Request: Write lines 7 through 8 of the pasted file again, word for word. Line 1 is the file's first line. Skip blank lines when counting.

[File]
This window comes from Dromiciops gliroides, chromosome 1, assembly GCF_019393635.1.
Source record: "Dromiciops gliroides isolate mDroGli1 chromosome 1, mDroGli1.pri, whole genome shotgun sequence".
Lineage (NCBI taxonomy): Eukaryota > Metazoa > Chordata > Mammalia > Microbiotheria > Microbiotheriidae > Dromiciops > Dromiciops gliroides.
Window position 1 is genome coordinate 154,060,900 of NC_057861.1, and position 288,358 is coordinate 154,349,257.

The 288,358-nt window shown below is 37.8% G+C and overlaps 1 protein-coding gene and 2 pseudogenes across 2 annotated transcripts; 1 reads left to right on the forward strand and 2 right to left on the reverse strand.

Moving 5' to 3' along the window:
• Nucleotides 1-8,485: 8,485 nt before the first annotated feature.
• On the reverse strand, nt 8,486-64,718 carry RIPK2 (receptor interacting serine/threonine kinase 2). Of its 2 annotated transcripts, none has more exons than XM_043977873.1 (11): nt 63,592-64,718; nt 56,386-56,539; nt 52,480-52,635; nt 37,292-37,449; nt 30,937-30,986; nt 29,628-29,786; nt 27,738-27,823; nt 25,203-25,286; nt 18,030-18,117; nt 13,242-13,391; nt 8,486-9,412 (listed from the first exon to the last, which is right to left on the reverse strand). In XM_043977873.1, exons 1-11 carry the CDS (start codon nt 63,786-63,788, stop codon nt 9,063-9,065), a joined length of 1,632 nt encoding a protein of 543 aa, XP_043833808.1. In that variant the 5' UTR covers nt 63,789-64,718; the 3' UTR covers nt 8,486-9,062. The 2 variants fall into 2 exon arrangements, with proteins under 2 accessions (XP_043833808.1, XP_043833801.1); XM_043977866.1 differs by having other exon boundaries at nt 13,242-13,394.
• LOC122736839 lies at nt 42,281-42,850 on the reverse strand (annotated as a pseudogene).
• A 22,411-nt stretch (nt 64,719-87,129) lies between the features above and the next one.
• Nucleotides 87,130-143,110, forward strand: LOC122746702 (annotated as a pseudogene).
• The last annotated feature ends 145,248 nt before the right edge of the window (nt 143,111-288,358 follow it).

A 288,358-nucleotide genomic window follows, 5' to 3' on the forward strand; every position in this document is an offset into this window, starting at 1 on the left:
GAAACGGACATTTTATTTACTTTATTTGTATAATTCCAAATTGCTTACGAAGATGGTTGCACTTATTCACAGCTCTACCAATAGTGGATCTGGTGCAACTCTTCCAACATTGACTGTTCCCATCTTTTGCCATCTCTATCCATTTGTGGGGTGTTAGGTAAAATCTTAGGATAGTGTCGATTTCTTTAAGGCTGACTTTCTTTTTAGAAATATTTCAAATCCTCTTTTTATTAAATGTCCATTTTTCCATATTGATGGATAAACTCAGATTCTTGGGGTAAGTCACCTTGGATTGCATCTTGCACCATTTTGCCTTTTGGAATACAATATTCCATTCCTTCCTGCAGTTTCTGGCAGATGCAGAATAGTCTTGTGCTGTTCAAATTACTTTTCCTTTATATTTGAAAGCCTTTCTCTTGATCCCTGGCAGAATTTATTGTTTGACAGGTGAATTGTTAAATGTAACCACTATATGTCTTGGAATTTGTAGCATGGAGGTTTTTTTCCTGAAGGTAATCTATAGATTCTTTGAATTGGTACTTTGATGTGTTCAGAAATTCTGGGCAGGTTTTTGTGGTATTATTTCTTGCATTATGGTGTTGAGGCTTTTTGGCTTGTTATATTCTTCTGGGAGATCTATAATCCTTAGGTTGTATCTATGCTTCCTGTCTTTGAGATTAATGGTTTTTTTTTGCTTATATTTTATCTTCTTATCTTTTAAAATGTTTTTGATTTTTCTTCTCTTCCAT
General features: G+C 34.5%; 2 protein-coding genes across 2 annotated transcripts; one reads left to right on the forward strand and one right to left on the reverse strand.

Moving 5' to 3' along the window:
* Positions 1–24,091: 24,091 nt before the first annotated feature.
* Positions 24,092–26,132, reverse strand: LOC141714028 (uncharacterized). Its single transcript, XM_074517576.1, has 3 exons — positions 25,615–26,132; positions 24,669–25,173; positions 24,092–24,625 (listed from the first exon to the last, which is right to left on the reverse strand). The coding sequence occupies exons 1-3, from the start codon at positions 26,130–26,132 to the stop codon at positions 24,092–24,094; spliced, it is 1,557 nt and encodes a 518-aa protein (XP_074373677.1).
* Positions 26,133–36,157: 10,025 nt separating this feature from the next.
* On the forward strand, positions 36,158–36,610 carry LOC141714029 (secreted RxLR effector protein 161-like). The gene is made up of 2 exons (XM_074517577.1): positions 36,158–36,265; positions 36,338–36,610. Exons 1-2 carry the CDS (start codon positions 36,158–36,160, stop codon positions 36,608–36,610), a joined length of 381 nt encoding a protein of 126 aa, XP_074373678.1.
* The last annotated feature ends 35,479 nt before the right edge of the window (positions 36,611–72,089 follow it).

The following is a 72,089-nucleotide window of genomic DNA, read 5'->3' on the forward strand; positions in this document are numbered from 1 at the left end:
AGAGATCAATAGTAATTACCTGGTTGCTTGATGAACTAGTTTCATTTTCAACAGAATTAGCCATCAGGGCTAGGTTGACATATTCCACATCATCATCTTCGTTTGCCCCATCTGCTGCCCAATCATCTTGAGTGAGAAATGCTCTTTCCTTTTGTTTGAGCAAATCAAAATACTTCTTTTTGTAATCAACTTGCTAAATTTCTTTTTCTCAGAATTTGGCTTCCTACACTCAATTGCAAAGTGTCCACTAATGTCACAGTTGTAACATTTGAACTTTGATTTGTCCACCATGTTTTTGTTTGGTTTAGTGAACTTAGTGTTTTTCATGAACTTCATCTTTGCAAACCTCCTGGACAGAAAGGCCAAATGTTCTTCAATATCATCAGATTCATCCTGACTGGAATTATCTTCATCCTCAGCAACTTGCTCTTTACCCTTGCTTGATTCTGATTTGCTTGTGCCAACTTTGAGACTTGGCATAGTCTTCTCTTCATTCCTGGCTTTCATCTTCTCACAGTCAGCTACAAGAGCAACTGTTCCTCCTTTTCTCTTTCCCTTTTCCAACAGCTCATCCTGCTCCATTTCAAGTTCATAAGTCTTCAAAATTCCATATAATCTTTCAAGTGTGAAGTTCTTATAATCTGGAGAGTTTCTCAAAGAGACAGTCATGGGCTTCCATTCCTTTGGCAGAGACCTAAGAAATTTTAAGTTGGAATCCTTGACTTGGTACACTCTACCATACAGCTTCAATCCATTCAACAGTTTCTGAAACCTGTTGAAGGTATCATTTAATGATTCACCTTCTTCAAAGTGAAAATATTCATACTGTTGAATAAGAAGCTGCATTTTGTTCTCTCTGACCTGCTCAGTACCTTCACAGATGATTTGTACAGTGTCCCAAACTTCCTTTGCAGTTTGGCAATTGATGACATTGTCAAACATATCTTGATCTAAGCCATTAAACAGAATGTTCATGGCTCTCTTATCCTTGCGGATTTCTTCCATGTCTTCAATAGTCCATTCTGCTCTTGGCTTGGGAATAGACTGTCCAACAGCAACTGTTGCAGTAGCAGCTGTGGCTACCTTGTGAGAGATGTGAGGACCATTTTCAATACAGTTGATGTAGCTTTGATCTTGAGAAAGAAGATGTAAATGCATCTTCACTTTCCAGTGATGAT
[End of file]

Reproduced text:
• Nucleotides 1-8,485: 8,485 nt before the first annotated feature.
• On the reverse strand, nt 8,486-64,718 carry RIPK2 (receptor interacting serine/threonine kinase 2). Of its 2 annotated transcripts, none has more exons than XM_043977873.1 (11): nt 63,592-64,718; nt 56,386-56,539; nt 52,480-52,635; nt 37,292-37,449; nt 30,937-30,986; nt 29,628-29,786; nt 27,738-27,823; nt 25,203-25,286; nt 18,030-18,117; nt 13,242-13,391; nt 8,486-9,412 (listed from the first exon to the last, which is right to left on the reverse strand). In XM_043977873.1, exons 1-11 carry the CDS (start codon nt 63,786-63,788, stop codon nt 9,063-9,065), a joined length of 1,632 nt encoding a protein of 543 aa, XP_043833808.1. In that variant the 5' UTR covers nt 63,789-64,718; the 3' UTR covers nt 8,486-9,062. The 2 variants fall into 2 exon arrangements, with proteins under 2 accessions (XP_043833808.1, XP_043833801.1); XM_043977866.1 differs by having other exon boundaries at nt 13,242-13,394.